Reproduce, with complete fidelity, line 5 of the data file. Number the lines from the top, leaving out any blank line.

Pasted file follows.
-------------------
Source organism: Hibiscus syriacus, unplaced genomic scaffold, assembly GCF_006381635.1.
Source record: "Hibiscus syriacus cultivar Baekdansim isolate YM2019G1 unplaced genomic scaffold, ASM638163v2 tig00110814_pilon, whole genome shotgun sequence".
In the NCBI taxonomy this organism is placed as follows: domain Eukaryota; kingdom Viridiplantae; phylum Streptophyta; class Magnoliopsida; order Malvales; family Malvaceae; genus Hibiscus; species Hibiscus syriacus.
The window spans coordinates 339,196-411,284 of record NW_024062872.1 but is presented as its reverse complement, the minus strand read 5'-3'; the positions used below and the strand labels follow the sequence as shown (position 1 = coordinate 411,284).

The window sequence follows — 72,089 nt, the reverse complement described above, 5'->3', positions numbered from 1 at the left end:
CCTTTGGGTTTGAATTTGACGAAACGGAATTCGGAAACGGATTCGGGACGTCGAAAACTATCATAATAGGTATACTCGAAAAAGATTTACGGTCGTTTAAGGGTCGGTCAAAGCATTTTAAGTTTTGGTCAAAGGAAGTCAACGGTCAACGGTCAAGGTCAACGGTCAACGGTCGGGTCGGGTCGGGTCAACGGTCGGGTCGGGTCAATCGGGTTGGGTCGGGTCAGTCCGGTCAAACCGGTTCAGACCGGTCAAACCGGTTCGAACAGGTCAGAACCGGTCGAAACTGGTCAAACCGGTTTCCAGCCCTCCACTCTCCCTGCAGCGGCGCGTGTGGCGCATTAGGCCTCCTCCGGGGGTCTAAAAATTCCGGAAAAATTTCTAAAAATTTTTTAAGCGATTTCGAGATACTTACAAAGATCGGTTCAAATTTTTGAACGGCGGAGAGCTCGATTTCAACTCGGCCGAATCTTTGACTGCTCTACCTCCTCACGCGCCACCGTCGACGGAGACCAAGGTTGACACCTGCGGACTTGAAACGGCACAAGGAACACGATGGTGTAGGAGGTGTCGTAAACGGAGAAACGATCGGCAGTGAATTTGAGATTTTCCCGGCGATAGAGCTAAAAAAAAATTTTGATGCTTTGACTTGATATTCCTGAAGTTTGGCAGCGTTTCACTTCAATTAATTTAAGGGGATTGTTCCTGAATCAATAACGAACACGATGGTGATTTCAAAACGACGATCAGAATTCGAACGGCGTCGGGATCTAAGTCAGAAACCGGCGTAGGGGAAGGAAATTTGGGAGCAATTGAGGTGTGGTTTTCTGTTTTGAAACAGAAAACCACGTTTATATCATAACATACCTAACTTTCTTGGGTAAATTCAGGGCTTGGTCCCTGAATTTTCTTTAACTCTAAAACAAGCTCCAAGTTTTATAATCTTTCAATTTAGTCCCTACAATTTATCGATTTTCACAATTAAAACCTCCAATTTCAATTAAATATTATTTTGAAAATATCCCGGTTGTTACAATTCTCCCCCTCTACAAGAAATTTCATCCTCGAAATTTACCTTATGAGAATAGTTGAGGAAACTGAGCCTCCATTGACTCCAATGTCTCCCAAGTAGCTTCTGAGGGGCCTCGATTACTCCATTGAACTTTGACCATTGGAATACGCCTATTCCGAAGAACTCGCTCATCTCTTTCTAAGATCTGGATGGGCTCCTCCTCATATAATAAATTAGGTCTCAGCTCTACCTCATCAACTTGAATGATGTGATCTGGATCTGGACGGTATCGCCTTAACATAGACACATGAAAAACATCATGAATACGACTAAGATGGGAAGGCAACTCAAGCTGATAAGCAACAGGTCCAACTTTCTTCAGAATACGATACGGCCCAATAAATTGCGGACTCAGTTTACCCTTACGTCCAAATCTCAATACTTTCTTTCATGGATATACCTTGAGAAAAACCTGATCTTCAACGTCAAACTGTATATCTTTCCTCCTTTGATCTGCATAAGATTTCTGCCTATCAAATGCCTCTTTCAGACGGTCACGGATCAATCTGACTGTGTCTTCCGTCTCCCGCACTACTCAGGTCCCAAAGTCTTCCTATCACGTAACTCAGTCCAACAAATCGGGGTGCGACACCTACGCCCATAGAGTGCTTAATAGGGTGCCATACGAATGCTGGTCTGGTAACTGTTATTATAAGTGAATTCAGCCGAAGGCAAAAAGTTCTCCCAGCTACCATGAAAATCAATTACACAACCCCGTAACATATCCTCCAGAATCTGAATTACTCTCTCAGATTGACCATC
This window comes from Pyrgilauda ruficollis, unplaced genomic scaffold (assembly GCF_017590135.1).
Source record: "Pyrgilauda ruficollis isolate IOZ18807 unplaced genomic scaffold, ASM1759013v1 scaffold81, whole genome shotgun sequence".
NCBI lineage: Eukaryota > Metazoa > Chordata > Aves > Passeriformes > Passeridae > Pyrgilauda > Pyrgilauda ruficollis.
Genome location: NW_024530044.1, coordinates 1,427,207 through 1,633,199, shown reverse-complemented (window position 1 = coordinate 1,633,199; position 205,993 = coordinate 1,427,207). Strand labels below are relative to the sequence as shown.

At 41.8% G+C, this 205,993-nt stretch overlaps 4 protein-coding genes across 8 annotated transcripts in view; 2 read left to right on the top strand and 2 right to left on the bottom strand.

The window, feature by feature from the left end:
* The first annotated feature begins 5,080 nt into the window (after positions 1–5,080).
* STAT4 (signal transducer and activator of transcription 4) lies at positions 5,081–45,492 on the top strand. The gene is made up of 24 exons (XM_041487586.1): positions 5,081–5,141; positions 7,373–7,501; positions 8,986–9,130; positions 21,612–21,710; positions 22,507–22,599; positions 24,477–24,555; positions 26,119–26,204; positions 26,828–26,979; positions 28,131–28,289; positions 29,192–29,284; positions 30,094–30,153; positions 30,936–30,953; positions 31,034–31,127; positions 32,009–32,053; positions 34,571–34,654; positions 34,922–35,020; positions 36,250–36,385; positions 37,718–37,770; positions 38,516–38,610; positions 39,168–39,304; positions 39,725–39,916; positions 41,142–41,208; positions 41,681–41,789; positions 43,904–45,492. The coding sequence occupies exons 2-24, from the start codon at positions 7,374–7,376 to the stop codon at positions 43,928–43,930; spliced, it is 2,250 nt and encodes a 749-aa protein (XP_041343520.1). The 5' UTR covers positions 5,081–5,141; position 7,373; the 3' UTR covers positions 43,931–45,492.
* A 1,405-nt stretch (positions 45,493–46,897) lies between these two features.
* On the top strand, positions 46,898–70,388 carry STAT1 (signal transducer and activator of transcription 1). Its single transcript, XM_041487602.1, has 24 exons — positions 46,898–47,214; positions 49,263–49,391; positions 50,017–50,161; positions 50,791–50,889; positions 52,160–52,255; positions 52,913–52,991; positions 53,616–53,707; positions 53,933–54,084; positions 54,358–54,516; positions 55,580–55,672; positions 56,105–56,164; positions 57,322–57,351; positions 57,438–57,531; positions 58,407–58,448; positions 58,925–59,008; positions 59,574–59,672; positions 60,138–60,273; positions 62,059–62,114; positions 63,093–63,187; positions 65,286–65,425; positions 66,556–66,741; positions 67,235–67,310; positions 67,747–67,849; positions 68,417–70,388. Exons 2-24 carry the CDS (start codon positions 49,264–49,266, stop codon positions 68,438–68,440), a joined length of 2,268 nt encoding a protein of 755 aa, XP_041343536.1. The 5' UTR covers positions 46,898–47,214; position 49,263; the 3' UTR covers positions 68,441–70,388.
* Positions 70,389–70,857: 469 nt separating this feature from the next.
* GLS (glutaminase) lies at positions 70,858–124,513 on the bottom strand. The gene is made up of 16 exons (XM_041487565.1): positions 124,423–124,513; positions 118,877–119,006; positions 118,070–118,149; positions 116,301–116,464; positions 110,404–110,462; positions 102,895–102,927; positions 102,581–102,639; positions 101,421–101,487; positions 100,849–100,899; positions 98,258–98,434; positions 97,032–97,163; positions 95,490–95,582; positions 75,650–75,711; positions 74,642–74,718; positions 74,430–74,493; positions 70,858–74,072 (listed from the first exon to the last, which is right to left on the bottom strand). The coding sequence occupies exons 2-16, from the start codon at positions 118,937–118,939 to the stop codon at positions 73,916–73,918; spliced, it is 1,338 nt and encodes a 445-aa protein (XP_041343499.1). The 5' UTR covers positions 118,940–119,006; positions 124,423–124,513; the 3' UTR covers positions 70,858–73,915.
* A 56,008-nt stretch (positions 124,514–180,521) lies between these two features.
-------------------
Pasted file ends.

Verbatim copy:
The window sequence follows — 72,089 nt, the reverse complement described above, 5'->3', positions numbered from 1 at the left end: